DISCLAIMER: These numbers were calculated after last Sunday’s game against Ole Miss and before Tuesday night’s game.
After receiving a lot of great feedback from Baseball Nerdology, Part One, I have decided to do another article on math. Seriously, I hate all of you.
But in all seriousness, instead of doing batting sabermetrics, I will be doing pitching sabermetrics. Look, I hate sequels okay. The reason why I hate sequels is because they are usually money grabs. There are only a few excellent sequels, such as Terminator 2: Judgment Day, and of course, The Godfather Part II.
My sequel to Baseball Nerdology, Part One is nothing close to either of those films. However, it will be pretty damn good.
I think anyone who is reading this right now has common knowledge of the two most prevalent averaging statistics used for pitching: earned run average (ERA) and walks-hits per inning pitched (WHIP).
Earned run average is the number of earned runs a pitcher allows multiplied by their innings pitched, then multiplied by nine innings
ERA: 9 X Earned Runs X Innings Pitched
However, there is an advanced pitching metric that is picking up steam in the baseball analytics community: field-independent pitching, or FIP. FIP excludes anything that involves what the other players on the field because it only factors in on what the pitcher can control. That means strikeouts, walks, hit-by-pitches and home runs are the only events that can affect FIP.
Fielding Independent Pitching (FIP) Formula
13(Home Runs) + 3(Hit by pitch+Walks) - 2(Strikeouts) / Innings Pitched + FIP Constant
Estimated SEC FIP Constant= 3.5
It’s kind of difficult to come up with the FIP constant, so I used a FIP constant of 3.5. I used 3.5 because of the difficulty and because the MLB average constant is about 3.2. Given that it is harder to hit off of pitchers in the majors, I slightly adjusted the FIP constant to the college game.
Let’s look at how some of LSU’s starting pitchers did this year, and when I mean starting pitchers, I mean pitchers who have earned a start this year. The pitchers who fit these criteria are Paul Skenes, Ty Floyd, Christian Little, Thatcher Hurd, Riley Cooper and Chase Shores.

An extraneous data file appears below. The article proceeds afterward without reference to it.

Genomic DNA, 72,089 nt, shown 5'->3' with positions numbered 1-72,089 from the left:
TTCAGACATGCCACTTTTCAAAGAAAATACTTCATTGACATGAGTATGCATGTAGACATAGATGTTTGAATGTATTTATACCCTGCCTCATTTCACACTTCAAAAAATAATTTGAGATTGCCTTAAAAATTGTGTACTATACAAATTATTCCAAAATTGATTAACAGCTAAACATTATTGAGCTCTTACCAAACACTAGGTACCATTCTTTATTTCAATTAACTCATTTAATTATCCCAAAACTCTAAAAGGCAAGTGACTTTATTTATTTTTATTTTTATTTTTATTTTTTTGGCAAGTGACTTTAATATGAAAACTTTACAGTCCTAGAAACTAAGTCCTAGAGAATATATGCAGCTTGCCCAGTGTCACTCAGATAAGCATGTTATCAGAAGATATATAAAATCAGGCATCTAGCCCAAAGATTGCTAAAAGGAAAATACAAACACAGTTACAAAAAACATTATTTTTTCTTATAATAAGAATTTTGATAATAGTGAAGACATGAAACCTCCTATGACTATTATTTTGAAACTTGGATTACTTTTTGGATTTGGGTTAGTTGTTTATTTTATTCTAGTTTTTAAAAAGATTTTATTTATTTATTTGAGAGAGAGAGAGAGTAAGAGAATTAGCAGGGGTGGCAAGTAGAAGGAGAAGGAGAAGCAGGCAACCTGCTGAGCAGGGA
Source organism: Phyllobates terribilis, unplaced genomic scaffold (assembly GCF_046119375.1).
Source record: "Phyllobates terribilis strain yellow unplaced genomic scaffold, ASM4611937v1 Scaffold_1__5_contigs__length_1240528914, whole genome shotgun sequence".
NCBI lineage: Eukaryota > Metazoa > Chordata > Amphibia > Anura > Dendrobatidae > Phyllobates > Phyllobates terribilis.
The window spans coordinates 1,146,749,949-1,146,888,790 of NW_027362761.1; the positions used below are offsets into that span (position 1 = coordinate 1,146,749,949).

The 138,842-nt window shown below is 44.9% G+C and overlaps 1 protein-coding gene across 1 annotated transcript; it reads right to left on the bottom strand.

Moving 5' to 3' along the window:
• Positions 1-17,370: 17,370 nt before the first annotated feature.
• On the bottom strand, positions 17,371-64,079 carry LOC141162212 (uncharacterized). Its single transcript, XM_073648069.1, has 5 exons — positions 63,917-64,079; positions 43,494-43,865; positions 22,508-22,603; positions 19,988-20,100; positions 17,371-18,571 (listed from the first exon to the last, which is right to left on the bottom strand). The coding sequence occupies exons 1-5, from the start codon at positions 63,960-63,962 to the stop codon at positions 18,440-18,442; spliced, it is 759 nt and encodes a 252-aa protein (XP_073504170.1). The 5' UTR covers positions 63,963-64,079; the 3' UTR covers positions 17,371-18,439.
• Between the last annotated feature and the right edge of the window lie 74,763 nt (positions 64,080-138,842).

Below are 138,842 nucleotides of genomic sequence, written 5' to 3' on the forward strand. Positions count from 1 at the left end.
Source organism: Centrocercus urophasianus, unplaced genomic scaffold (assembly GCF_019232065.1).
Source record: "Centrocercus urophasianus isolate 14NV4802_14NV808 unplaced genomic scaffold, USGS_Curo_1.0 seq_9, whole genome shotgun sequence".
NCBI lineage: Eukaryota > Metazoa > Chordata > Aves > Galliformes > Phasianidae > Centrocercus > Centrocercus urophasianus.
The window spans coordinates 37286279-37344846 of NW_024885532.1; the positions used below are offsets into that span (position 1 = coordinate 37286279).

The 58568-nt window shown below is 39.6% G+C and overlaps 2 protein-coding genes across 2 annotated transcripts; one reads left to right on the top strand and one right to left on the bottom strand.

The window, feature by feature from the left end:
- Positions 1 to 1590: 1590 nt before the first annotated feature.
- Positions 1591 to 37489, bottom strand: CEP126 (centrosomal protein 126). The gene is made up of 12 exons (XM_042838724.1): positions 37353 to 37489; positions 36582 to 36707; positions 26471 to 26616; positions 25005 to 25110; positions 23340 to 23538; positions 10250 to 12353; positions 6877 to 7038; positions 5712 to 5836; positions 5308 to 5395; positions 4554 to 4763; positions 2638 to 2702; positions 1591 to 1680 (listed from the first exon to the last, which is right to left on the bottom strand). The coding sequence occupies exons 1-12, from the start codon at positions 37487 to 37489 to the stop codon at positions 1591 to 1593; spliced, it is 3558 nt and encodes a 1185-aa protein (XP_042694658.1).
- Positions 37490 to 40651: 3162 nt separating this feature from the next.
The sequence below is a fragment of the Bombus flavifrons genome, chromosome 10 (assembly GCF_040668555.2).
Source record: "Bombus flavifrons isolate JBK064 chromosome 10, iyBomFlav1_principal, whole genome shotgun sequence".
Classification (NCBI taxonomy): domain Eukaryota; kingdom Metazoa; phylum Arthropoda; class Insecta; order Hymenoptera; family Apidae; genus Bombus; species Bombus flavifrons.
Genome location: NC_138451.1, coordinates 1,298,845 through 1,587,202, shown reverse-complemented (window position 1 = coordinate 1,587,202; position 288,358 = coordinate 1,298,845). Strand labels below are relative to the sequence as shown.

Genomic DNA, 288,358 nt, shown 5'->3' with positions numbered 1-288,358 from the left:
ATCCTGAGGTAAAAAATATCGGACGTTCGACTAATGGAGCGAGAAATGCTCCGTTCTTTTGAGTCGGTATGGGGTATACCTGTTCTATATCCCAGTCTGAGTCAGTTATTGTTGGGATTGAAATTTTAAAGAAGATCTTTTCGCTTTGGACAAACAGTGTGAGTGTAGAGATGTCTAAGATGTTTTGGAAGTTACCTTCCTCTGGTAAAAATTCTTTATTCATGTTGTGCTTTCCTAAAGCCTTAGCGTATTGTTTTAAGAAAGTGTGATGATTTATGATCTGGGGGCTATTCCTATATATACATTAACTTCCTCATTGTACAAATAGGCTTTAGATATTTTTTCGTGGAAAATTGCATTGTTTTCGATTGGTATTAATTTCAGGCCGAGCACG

Let’s take a look at Paul Skenes because this dude is from Mars. Skenes leads all starters in FIP, walks per nine innings, strikeouts per nine innings and strikeouts per nine innings. Skenes has a 0.93 FIP, which is incredible considering that no other pitcher has under a 2.37 FIP, whether it is in the starting rotation or the bullpen.
Ty Floyd’s FIP is the highest among the starters, which may shock some people, including me. A part of the reason why Floyd has such a high FIP is because of the number of runs he allows early on in games. Floyd’s problem all year is that he has started slowly in his starts and the fact that he has allowed the most home runs among the starters. Although he has not lost a single SEC contest, Floyd needs to start firing from the get-go to lower his FIP and also to give LSU’s bullpen more breathing room.
Another player with an interesting stat line is Thatcher Hurd. Although he has a lot of potential to be one of the best pitchers in the SEC, Hurd has struggled with his control. Despite having the second-best strikeout per nine innings rating with 12.36, he has the worst walks per nine innings among the starters with a rating of 7.90. Fortunately for LSU, Hurd had an impressive five-strikeout performance against Nicholls on Tuesday night.
Although the bullpen has been suspect at times, that doesn’t they haven’t had some studs. The relievers I decided to look at were Nate Ackenhausen, Garrett Edwards, Herring, Gavin Guidry and Bryce Collins.
In looking at advanced metrics, Edwards has been the best pitcher so far as he leads the bullpen in strikeouts per walk, walks per nine innings and FIP. His FIP is 2.37, which is the second-best among the staff behind Skenes. Another impressive stat is that averages 1.95 walks per nine innings, which is also second among the staff =, only behind Skenes.
Guidry and Herring, who both are true freshmen, have been outstanding coming out of the bullpen. Guidry and Herring are both usually brought out of the bullpen to finish the game, which shows you how composed these two are as freshmen.
Guidry leads the bullpen with an astronomical 14 strikeouts per nine innings, which again is only behind Skenes among the pitching staff. Guidry also has a FIP of 2.39, which is second among the bullpen behind Edwards.
Although Herring’s stat line doesn’t look like anything special, he’s only a true freshman and has an ERA of 2.16. Herring doesn’t do anything spectacular, but he’s reliable and will get people out.